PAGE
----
FACT SHEET: Protect Virginia’s Vulnerable Children
Thursday, January 19th, 2023
VPLC Opposes HB 1493
- HB 1493 is the exact same bill brought before this subcommittee last year (where the vote was 6-1 to lay it on the table). This is the fifth year in a row I oppose this bill or a version of it.
- HB 1493 diminishes the “Best Interests of the Child” factors in favor of a parent’s arbitrary request for the judge’s assurances of “frequent and continuing contact with both parents so as to maximize the amount of time the minor child spends with each parent […].”
- In Line 14, this bill allows one parent’s request for the judge’s assurance of “frequent and continuing contact…” to trump longstanding precedent requiring judges to consider all ten (10) of the “Best Interests of the Child” (BIC) factors.
- The added language in Lines 14-16, “[…] the court shall, upon the request of either party, assure a minor child of frequent and continuing contact with both parents so as to maximize the amount of time the minor child spends with each parent,” immediately BEFORE the 10 BIC factors unduly amplifies the importance of the amount of time each parent spends with the minor children in making a custody or visitation determination. The BIC factors take into consideration many other items besides the amount of time each parent has with their minor children.
- Replacing “visitation” with “parenting time” in Lines 13-14, 31-32, and 44 is unnecessary and removes judicial discretion: The immediately preceding section, 20-124.2(B)(1) already states “In any case or proceeding involving the custody or visitation of a child, as to a parent, the court may, in its discretion, use the phrase ‘parenting time’ to be synonymous with the term ‘visitation.’ HB 1493 removes this discretion from judges and forces them to use the term “parenting time” instead of “visitation.”
- Lines 15-16 “[…] so as to maximize the amount of time the minor child spends with each parent, except in cases where there is abuse, neglect, or other pressing safety concern to the child or one of the parents” uses different and less specific exemption factors than those that already exist in Factor 9 of the BIC factors. Factor 9 of the BIC factors outlines the specific circumstances under which a judge may disregard Factor 6—the propensity of each parent to actively support the child’s contact and relationship with the other parent, including whether a parent has unreasonably denied the other parent access to or visitation with the child.” Those specific circumstances are:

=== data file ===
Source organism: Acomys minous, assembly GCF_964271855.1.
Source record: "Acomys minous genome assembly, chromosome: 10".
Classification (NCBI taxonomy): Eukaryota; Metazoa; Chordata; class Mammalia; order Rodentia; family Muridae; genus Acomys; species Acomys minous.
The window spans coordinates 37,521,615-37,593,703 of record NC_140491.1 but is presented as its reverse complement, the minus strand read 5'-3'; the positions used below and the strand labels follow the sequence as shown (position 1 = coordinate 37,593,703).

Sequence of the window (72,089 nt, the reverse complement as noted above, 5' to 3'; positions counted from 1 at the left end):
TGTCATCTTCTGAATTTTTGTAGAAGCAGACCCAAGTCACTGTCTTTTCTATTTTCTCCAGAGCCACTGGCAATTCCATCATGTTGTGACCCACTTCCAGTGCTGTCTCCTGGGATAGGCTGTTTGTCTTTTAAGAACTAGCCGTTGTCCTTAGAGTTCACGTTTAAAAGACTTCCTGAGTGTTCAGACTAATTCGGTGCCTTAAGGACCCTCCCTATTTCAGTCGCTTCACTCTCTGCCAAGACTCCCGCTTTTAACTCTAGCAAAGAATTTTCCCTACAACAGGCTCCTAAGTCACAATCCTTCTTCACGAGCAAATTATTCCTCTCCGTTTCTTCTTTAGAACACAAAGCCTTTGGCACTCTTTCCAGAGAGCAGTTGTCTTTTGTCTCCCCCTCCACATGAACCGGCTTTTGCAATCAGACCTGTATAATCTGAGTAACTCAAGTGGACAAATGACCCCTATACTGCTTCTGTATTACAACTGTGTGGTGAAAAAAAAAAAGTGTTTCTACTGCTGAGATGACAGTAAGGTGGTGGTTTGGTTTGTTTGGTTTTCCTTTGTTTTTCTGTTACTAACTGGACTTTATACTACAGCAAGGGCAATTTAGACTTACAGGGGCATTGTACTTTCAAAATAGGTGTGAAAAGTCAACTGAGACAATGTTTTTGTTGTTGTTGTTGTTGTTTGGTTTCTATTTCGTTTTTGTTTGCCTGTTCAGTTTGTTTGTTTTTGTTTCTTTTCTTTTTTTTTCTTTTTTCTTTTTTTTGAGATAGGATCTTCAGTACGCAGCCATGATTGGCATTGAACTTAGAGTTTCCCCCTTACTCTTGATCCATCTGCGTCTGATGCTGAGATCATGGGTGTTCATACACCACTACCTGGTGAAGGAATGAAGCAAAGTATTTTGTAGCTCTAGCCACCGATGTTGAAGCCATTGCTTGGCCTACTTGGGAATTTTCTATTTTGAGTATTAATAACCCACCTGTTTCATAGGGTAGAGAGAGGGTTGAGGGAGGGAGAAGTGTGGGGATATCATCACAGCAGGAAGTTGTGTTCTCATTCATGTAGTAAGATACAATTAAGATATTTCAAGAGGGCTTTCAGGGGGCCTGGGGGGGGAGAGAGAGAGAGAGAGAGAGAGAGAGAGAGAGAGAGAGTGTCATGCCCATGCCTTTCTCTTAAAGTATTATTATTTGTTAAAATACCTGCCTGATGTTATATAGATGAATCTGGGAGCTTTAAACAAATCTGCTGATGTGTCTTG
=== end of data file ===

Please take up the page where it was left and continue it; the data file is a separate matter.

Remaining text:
“[a]ny history of (i) family abuse as that term is defined in § 16.1-228; (ii) sexual abuse; (iii) child abuse; or (iv) an act of violence, force, or threat as defined in § 19.2-152.7:1 that occurred no earlier than 10 years prior to the date a petition is filed.” The factors in HB 1493’s Lines 15-16, “abuse, neglect, or other pressing safety concern to the child or one of the parents,” are too vague, differ from the specific considerations enumerated in Factor 9, and again, seem to unduly raise the significance of the amount of time each parent spends with the minor children in making a custody or visitation determination.
- HB 1493 is altogether unnecessary because “frequent and continuing contact with both parents,” already exists under the immediately preceding factor, 20-124.2(B): “In determining custody, the court shall give primary consideration to the best interests of the child. The court shall consider and may award joint legal, joint physical, or sole custody, and there shall be no presumption in favor of any form of custody. The court shall assure minor children of frequent and continuing contact with both parents, when appropriate, and encourage parents to share in the responsibilities of rearing their children […] [emphasis mine].” Judges are already tasked with “assur[ing] minor children frequent and continuing contact with both parents.”
HB 1493 language BEFORE the BIC factors and the word, “consider,” lower the significance of the 10 BIC factors to an after-thought. One parent just needs to request an assurance of frequent and continuing contact with the minor children in order to have the 10 longstanding BIC factors disregarded. HB 1493 gives an abusive parent carte-blanche in a custody or visitation determination, unravels longstanding precedent, and is unnecessary. For these reasons, VPLC opposes it.